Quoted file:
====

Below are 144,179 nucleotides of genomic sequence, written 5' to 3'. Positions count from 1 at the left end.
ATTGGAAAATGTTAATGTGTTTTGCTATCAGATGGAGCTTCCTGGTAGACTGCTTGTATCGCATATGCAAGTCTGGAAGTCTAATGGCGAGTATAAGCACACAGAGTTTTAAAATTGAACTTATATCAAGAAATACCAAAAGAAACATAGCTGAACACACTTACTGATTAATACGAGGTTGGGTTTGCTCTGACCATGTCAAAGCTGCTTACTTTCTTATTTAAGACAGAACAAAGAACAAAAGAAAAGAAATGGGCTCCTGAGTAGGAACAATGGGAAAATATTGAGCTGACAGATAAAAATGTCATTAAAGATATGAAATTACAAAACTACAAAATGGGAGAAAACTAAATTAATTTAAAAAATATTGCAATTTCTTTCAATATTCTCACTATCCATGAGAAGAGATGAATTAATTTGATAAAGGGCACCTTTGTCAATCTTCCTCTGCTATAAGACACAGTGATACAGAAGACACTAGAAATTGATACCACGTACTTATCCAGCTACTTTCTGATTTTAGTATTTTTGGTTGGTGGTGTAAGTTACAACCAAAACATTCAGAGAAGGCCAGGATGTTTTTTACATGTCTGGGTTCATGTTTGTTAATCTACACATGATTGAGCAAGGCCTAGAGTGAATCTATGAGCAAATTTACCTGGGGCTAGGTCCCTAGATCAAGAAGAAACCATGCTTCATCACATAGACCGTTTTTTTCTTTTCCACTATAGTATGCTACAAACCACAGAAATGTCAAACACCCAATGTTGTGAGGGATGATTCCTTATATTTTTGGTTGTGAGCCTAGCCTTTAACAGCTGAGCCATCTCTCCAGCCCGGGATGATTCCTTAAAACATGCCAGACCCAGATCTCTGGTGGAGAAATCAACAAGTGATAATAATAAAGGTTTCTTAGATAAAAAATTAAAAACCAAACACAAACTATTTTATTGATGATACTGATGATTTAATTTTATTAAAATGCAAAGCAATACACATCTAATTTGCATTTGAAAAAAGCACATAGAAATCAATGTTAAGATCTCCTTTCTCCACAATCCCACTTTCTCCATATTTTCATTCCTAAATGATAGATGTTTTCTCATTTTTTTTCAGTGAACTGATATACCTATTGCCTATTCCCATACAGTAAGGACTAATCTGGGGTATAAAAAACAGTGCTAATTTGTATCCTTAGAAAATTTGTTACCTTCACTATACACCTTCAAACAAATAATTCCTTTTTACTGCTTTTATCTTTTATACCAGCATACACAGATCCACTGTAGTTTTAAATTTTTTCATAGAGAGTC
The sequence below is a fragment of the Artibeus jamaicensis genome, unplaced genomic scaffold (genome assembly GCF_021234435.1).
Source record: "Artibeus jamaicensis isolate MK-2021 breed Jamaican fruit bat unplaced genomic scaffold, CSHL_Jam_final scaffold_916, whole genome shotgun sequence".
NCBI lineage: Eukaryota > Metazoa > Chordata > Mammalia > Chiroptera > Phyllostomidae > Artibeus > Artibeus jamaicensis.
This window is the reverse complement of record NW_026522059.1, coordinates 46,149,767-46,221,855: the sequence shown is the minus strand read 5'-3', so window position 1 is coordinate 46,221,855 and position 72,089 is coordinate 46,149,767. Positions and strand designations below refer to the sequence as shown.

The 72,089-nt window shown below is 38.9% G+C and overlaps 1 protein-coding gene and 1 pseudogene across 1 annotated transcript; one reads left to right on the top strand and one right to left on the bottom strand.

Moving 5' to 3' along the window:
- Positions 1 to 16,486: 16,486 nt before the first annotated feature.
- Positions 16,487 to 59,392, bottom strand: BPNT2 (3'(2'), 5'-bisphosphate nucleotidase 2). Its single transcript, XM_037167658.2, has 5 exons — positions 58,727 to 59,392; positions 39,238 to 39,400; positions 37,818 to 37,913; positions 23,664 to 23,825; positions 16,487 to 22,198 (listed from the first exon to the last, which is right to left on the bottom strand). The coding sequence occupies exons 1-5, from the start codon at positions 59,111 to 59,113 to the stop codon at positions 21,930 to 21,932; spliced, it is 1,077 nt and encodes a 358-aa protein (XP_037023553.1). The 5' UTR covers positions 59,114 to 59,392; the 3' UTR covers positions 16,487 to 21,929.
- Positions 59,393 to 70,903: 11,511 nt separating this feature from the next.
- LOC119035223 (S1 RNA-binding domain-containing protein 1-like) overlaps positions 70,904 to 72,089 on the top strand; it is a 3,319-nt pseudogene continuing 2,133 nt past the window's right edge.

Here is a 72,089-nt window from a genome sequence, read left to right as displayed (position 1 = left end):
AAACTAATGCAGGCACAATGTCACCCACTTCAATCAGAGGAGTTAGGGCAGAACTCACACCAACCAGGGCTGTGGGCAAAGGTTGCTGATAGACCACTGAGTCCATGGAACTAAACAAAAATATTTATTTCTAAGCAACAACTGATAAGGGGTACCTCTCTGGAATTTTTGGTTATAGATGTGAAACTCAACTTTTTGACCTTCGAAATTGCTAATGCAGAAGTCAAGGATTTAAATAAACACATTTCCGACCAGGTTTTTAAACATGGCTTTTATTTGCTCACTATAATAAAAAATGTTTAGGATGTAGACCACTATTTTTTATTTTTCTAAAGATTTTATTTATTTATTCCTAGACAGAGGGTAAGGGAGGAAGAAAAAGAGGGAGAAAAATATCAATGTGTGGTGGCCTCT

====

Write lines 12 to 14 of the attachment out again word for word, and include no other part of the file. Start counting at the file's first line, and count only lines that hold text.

- LOC119035223 (S1 RNA-binding domain-containing protein 1-like) overlaps positions 70,904 to 72,089 on the top strand; it is a 3,319-nt pseudogene continuing 2,133 nt past the window's right edge.

Here is a 72,089-nt window from a genome sequence, read left to right as displayed (position 1 = left end):
AAACTAATGCAGGCACAATGTCACCCACTTCAATCAGAGGAGTTAGGGCAGAACTCACACCAACCAGGGCTGTGGGCAAAGGTTGCTGATAGACCACTGAGTCCATGGAACTAAACAAAAATATTTATTTCTAAGCAACAACTGATAAGGGGTACCTCTCTGGAATTTTTGGTTATAGATGTGAAACTCAACTTTTTGACCTTCGAAATTGCTAATGCAGAAGTCAAGGATTTAAATAAACACATTTCCGACCAGGTTTTTAAACATGGCTTTTATTTGCTCACTATAATAAAAAATGTTTAGGATGTAGACCACTATTTTTTATTTTTCTAAAGATTTTATTTATTTATTCCTAGACAGAGGGTAAGGGAGGAAGAAAAAGAGGGAGAAAAATATCAATGTGTGGTGGCCTCT